Quote:
A man that traveled the world to see the Buddha. He finally got an audience, and proceeded to tell the Buddha all about his problems. His family problems. His crops. His finances. Etc. Buddha calmly nodded.

Finally the Buddha said "I can't help you". The man was upset and asked what he meant. Buddha replied "Everyone has problems. 83 problems to be exact. And there's nothing you can do about it. If you work hard you can solve one, but another will appear in it's place. For example, you're going to lose all of your loved ones at some point, we'll all die. Now that's a problem no one can do anything about."

So the man was furious and asked what the point of being wise was!

Buddha told him he could help with his 84th problem...the desire to not have any problems.



In conclusion, I just realized little by little that I didn't have to wait for every negative emotion and painful situation to leave my life. I could accept that fact there were some things I really didn't like and some things that didn't feel good, I just didn't have to let that overwhelm everything else I had.

I'll check out your thread too. Hang in.


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Excellent posting and I'm going to add it to the Resource Thread over on the MLC Forum.


Sit quietly, the answers will reveal themselves when you least expect them to.
The past is gone, the present is a gift and you need to focus on today, allow the future to reveal itself when it is ready.
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Hey Zues

I am glad I came over to newcomers because this is an excellent post. I agree. If someone that leaves wants to come back they will make it happen. And its a hard thing to accept upon acute BD. Its a hard thing to just let go. To release that control.

There are still times I look back and wonder if only I had not done or reacted in that way... Would it have made a difference?

And yes. Our projections do keep us attached.

I remember upon acute BD keeping a notebook filled with any interactions I had with ex. A positive column and a negative column, and analyzing what I did right and what I could have done differently. I remember how I would come on here and post because I could not keep my emotions... my anger and hurt hidden from him and in check. (In fact you were the one that would often respond to my posts filled with regret that I had ruined any chances of reconciliation smile Thank you btw)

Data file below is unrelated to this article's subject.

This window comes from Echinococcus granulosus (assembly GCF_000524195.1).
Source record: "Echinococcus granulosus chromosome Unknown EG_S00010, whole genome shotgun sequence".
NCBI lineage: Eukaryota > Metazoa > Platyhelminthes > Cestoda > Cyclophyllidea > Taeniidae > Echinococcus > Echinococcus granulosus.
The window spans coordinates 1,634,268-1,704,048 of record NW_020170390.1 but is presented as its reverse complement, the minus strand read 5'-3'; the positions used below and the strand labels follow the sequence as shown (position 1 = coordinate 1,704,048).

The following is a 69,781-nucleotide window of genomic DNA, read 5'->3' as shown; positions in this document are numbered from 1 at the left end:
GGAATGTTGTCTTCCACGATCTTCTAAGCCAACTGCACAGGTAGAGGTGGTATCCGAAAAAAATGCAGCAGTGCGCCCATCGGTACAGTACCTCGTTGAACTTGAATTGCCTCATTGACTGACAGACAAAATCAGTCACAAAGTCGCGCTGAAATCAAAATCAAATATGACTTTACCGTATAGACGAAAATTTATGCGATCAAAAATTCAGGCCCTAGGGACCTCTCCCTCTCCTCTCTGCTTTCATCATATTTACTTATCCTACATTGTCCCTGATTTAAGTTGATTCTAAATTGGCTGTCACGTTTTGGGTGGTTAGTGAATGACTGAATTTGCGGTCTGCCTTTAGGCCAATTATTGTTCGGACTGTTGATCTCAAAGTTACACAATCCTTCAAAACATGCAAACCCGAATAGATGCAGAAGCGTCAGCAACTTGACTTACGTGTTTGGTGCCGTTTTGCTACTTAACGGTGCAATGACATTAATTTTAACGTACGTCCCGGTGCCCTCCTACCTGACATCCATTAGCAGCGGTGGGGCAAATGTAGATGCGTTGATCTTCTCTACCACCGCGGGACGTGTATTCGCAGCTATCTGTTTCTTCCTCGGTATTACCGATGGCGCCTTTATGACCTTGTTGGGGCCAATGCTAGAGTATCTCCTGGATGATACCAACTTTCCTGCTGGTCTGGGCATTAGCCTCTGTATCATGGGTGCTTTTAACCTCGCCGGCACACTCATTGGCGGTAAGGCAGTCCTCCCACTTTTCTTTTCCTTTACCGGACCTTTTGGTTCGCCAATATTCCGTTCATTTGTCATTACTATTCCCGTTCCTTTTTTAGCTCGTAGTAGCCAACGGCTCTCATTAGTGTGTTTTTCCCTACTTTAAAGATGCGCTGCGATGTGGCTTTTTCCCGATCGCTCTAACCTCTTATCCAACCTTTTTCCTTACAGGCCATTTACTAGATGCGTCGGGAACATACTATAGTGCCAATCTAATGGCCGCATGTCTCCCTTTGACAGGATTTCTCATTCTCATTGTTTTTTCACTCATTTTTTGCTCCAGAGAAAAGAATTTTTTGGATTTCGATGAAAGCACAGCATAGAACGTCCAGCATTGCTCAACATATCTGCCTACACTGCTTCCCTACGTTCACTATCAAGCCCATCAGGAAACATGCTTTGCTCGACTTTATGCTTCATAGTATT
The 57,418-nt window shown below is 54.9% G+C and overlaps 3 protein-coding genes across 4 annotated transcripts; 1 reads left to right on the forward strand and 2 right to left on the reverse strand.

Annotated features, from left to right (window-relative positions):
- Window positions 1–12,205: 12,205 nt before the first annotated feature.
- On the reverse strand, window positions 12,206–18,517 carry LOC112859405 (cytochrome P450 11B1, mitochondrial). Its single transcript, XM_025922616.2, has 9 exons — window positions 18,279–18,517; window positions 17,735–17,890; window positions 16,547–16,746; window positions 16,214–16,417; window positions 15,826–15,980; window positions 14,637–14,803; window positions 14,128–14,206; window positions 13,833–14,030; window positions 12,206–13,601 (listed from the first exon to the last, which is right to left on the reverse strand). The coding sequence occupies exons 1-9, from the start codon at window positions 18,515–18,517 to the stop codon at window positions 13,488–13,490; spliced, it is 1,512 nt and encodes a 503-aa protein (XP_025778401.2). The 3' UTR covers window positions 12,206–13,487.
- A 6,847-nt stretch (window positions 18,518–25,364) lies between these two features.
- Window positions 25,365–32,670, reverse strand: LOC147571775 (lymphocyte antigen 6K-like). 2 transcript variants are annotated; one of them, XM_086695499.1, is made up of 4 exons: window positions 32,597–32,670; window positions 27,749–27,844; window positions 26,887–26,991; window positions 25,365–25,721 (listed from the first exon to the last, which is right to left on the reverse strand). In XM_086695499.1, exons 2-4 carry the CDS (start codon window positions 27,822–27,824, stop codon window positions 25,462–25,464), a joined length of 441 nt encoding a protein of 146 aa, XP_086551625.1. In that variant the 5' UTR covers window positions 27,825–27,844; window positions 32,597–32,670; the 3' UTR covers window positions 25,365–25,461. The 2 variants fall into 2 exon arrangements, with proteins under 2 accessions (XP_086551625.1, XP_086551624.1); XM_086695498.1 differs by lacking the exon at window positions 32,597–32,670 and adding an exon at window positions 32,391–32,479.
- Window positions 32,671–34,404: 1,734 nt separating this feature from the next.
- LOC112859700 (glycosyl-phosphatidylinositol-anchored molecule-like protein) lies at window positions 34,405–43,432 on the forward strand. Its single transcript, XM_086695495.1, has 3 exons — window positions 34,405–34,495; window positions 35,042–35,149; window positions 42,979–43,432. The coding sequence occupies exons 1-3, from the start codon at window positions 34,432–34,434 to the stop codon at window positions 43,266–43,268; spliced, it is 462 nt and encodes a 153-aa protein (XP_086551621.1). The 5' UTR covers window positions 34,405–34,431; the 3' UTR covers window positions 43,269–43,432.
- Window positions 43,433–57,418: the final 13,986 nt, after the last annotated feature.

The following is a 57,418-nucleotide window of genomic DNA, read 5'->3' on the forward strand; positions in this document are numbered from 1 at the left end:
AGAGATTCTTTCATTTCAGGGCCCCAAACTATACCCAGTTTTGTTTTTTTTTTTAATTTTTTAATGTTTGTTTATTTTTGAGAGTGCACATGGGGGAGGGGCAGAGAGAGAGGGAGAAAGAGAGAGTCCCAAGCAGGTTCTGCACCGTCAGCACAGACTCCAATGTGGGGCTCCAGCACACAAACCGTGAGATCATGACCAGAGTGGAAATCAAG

I would reflect upon how there were spouses here willing to forgive their exes for infidelity and stealing and lying and how my ex would not forgive me for my reactions.

I gave him too much power. But I also gave myself too much power, and I am still having difficulty forgiving him and myself for our failure at marriage. He failed at commitment. But I failed at a pretty deep level as well and its hard to recognize what was me and what was reactions to a dynamic that was built
from both our inexperience and experiences.

I think you are right about the only way out of the pain is living in the present and practicing gratitude. But I struggle in the same ways 2016 does. But a good resolution none the less.

Happy New Year.

You are awesome

Hugs

J.


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Originally Posted by Cadet
Originally Posted by Btrow
Zues,

Awesome post. I hope Cadet is considering making it a sticky one. All newbies should read this over and over again.


I just added it to my list in the resources - keep adding good nuggets to make it even better.


Resource thread
http://www.divorcebusting.com/forum...ain=57819&Number=2578224#Post2578224




Outstanding post!!


M:16
T:21
H(me) 38
WW: 38
S11 D16 D19
Red Flags of A: March 2018
ILYBNILWY: August 4, 2018
Moved out of MBR: September 24, 2018
BD/Confirmation of A: October 31, 2018
D Filed: March 27, 2019